Eight Key Features for IT Managers in Latest Docker Release

Docker 1.10 improves on high availability, security, and networking

Yevgeniy Sverdlik

February 11, 2016

3 Min Read
Eight Key Features for IT Managers in Latest Docker Release
(Photo by Matt Cardy/Getty Images)

As Docker the company continues to push its eponymous platform for building, deploying, and running applications in Linux containers into more enterprise data centers, more and more improvements are focused on the traditional enterprise IT musts, such as high availability and security.

The latest release of Docker, Docker 1.10, which came out earlier this month, adds a lot of features that are important to IT managers that deploy containerized applications in their data centers. Scott Johnston, Docker’s senior VP of product, ran us through some of the key additions in the latest release that will matter to them the most:

1. Automatic Rescheduling when Servers Fail

Swarm, Docker’s tool for managing server clusters to containerized applications run on, can now automatically reschedule containers when a node in the cluster fails. Because it is aware which containers run on which node, if one of the nodes fail, it will schedule those containers to run on a healthy node in the cluster.

The feature is experimental, meaning Docker isn’t ready to commit to productizing it just yet or guarantee that it will work as expected. Rescheduling workloads upon failure is fundamental to high-availability IT systems, and Docker wants to bring that to infrastructure that hosts Docker containers.

Read more: Making the Internet Programmable One Docker Container at a Time

2. Better Clustering Capabilities for Servers

Until this release, if a node failed to attach itself to its intended cluster, the cluster would just launch without it. Now, the node will continue trying to join the cluster until it makes a pre-determined number of failed attempts.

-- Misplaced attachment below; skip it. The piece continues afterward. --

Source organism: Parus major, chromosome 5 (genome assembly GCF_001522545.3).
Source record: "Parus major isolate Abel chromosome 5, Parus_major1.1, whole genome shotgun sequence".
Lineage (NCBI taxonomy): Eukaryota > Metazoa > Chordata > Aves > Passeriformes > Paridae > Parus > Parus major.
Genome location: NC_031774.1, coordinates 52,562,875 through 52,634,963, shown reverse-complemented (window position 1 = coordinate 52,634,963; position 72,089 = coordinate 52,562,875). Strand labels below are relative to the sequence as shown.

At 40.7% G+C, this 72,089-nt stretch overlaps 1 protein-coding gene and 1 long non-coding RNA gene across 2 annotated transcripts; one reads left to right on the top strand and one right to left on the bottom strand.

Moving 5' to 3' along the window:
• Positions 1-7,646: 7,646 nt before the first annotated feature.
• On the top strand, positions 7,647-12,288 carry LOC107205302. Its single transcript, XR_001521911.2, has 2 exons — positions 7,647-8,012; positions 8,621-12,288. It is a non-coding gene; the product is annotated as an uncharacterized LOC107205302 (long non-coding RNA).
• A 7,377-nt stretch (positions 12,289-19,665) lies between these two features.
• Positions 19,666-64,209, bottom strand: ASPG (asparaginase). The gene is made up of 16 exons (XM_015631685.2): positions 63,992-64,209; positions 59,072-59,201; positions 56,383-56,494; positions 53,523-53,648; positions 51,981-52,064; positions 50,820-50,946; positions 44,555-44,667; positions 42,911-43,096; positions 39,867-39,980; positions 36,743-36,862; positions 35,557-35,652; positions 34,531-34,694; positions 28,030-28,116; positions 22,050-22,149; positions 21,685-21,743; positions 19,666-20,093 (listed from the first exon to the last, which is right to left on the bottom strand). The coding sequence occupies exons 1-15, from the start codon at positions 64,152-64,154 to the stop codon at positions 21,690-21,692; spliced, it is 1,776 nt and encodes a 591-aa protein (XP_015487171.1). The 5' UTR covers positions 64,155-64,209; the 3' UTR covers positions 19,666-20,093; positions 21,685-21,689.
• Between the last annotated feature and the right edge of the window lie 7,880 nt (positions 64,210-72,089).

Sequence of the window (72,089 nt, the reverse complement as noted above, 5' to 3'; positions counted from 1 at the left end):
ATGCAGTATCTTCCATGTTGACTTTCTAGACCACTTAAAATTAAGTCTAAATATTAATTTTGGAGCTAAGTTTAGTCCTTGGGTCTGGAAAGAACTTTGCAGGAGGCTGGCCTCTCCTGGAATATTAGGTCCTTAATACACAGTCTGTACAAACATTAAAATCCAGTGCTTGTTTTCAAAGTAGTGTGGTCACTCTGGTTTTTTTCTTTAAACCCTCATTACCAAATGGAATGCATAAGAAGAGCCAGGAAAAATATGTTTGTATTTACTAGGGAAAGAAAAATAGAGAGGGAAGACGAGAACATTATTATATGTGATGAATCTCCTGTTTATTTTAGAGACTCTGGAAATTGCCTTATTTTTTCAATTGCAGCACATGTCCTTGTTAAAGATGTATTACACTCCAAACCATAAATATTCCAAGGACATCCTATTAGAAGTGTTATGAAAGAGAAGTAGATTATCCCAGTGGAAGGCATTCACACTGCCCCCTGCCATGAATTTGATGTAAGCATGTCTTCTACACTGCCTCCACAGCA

3. Separate Privileges for Container and Host

Addressing a security issue, Docker has separated access privileges inside a container from access privileges outside. In other words, if a user has a certain set of privileges inside a container, those privileges do not necessarily apply at the host level. If a user with root access inside a container can install malicious code, it doesn’t mean they’ll be able to do the same to the host, containing the scale of damage they can do.

4. Simpler Way to Lock down Docker Engine

Docker has exposed application syscalls to system administrators to help them secure the Docker environment in the past, but it required some deep kernel knowledge to implement. The latest release introduces seccomp profiles, which is an industry standard way to limit the types of syscalls an application can make. seccomp stands for “secure computing node.”

The feature abstracts a highly technical level of kernel calls to the level of security policy. In many cases sysadmins are likely to already have seccomp profiles for Linux hosts, and now they can apply those to the Docker Engine and containers running on it.

5. Content-Addressable Image IDs

This new feature maps the name of a Docker container to the content inside. This adds an extra level of security: if a container image gets tempered with, it no longer matches with the address of the content, and it will be easy to detect the tempering.

6. Authorization Plugins

New plugins give the administrator an easy way to set policies for access to the Docker daemon.

7. DNS Server Comes to Docker

DNS, the well known and loved system for managing IP addresses within a system is now embedded in Docker Engine. Hostname lookups can now be done with a DNS server, which makes the system overall more reliable and scalable.

8. Network Becomes an Object for Compose

Compose, Docker’s system that defines a containerized application and all of its infrastructure requirements, so that it can be deployed in any environment, now treats networks as objects, which is the same way it treats containers and storage.

When developers build containerized apps, they usually don’t know what network stack their apps will run on in the data center. To them, the network is an abstraction. When IT managers deploy the app, they want to reference a specific network stack, and this new feature allows easy mapping between the application’s abstraction of the network as defined by the developer and the implementation of that network interface in the data center.

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